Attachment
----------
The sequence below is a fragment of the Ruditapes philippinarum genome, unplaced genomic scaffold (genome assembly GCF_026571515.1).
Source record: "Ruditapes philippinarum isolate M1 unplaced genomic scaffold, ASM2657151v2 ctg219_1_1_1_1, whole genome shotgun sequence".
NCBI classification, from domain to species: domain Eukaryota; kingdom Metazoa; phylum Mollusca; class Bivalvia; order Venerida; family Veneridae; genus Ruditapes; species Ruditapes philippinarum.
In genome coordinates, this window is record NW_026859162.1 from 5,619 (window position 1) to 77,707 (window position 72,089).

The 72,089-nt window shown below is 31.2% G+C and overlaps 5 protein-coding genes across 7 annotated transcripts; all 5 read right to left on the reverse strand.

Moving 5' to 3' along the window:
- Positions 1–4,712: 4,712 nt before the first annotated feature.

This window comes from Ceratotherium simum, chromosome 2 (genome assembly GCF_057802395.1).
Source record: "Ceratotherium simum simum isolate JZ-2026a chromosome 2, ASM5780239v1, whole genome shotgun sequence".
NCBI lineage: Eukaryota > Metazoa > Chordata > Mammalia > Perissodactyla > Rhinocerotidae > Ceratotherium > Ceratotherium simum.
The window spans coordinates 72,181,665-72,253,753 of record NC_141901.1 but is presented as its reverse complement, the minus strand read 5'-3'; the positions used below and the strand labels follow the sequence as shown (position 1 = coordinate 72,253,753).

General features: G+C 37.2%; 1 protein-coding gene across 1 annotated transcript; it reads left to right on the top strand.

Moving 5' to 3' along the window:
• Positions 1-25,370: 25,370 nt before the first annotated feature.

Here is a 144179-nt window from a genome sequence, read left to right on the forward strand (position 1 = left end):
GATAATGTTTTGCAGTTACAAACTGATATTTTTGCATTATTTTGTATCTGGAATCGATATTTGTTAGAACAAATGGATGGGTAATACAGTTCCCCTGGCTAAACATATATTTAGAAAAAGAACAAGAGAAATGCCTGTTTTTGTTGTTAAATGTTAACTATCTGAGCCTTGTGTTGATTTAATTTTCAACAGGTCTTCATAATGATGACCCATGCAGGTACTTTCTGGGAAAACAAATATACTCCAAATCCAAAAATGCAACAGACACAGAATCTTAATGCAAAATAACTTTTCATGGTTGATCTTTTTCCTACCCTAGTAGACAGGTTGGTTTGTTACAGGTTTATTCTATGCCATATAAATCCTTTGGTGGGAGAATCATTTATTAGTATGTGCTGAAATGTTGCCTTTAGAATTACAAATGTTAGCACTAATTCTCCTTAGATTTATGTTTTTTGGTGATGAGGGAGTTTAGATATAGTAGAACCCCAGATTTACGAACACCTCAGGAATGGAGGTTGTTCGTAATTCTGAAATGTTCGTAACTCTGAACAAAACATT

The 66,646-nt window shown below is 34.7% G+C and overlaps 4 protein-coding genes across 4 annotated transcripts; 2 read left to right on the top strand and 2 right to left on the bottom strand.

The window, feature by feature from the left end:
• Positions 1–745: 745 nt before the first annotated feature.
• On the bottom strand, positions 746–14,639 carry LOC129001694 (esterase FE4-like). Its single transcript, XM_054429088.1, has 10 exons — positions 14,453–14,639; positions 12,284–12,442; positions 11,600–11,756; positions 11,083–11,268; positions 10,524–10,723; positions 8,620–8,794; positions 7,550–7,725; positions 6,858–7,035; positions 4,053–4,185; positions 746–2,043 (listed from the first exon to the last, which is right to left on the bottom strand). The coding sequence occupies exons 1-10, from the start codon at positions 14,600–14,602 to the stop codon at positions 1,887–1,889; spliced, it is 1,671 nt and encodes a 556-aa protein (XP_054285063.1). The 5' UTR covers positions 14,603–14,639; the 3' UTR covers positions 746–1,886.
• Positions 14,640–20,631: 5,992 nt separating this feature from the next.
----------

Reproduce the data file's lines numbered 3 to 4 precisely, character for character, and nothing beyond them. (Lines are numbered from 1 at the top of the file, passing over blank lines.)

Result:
NCBI classification, from domain to species: domain Eukaryota; kingdom Metazoa; phylum Mollusca; class Bivalvia; order Venerida; family Veneridae; genus Ruditapes; species Ruditapes philippinarum.
In genome coordinates, this window is record NW_026859162.1 from 5,619 (window position 1) to 77,707 (window position 72,089).